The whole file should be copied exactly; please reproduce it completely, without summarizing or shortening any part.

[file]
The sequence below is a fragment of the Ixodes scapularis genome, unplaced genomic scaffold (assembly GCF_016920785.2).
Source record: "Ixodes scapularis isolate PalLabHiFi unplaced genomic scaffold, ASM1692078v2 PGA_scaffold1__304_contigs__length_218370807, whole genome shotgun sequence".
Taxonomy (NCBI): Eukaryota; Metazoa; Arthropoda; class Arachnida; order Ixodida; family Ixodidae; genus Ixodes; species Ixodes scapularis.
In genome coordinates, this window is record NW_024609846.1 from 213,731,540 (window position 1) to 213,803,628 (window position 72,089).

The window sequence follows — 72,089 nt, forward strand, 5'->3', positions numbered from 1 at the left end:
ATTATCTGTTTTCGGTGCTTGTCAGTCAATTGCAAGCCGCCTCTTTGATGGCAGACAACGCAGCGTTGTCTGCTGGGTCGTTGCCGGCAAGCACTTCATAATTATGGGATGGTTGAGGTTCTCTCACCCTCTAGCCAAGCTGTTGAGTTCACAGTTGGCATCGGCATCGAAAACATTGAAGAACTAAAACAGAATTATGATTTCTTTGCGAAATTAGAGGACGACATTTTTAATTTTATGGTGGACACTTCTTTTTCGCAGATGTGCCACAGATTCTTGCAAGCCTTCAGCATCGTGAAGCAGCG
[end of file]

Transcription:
The sequence below is a fragment of the Ixodes scapularis genome, unplaced genomic scaffold (assembly GCF_016920785.2).
Source record: "Ixodes scapularis isolate PalLabHiFi unplaced genomic scaffold, ASM1692078v2 PGA_scaffold1__304_contigs__length_218370807, whole genome shotgun sequence".
Taxonomy (NCBI): Eukaryota; Metazoa; Arthropoda; class Arachnida; order Ixodida; family Ixodidae; genus Ixodes; species Ixodes scapularis.
In genome coordinates, this window is record NW_024609846.1 from 213,731,540 (window position 1) to 213,803,628 (window position 72,089).

The window sequence follows — 72,089 nt, forward strand, 5'->3', positions numbered from 1 at the left end:
ATTATCTGTTTTCGGTGCTTGTCAGTCAATTGCAAGCCGCCTCTTTGATGGCAGACAACGCAGCGTTGTCTGCTGGGTCGTTGCCGGCAAGCACTTCATAATTATGGGATGGTTGAGGTTCTCTCACCCTCTAGCCAAGCTGTTGAGTTCACAGTTGGCATCGGCATCGAAAACATTGAAGAACTAAAACAGAATTATGATTTCTTTGCGAAATTAGAGGACGACATTTTTAATTTTATGGTGGACACTTCTTTTTCGCAGATGTGCCACAGATTCTTGCAAGCCTTCAGCATCGTGAAGCAGCG